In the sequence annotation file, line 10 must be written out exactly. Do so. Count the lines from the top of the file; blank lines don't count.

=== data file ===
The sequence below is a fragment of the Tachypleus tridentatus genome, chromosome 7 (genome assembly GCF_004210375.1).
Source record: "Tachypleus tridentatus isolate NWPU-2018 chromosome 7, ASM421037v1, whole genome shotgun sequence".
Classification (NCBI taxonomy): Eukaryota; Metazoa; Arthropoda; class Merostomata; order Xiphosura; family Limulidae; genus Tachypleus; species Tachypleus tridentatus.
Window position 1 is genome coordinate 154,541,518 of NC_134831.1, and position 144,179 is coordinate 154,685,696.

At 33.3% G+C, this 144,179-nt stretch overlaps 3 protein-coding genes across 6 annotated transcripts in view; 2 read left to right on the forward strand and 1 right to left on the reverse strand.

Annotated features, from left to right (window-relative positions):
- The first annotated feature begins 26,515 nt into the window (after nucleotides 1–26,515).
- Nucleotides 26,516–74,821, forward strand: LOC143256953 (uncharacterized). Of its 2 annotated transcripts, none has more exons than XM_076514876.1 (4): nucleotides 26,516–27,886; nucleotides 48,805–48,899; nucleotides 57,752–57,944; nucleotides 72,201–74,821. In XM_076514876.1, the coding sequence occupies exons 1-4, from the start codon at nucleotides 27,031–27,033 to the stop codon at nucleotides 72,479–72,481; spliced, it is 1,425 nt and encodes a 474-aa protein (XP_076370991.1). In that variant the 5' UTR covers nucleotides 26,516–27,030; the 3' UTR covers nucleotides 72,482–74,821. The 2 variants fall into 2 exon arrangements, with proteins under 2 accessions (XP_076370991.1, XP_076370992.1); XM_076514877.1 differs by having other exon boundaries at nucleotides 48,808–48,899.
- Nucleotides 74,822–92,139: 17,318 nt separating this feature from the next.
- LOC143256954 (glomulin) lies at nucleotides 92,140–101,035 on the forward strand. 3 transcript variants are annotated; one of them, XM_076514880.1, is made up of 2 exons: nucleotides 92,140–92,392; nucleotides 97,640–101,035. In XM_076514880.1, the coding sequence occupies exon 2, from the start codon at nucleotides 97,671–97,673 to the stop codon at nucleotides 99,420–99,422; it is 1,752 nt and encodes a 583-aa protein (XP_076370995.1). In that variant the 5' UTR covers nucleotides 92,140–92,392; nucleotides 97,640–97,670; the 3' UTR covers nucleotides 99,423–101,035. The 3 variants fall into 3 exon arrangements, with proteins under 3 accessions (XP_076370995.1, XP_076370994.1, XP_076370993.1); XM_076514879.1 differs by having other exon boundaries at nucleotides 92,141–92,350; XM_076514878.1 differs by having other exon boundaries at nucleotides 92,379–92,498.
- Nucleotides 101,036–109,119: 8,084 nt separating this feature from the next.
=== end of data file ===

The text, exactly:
- LOC143256954 (glomulin) lies at nucleotides 92,140–101,035 on the forward strand. 3 transcript variants are annotated; one of them, XM_076514880.1, is made up of 2 exons: nucleotides 92,140–92,392; nucleotides 97,640–101,035. In XM_076514880.1, the coding sequence occupies exon 2, from the start codon at nucleotides 97,671–97,673 to the stop codon at nucleotides 99,420–99,422; it is 1,752 nt and encodes a 583-aa protein (XP_076370995.1). In that variant the 5' UTR covers nucleotides 92,140–92,392; nucleotides 97,640–97,670; the 3' UTR covers nucleotides 99,423–101,035. The 3 variants fall into 3 exon arrangements, with proteins under 3 accessions (XP_076370995.1, XP_076370994.1, XP_076370993.1); XM_076514879.1 differs by having other exon boundaries at nucleotides 92,141–92,350; XM_076514878.1 differs by having other exon boundaries at nucleotides 92,379–92,498.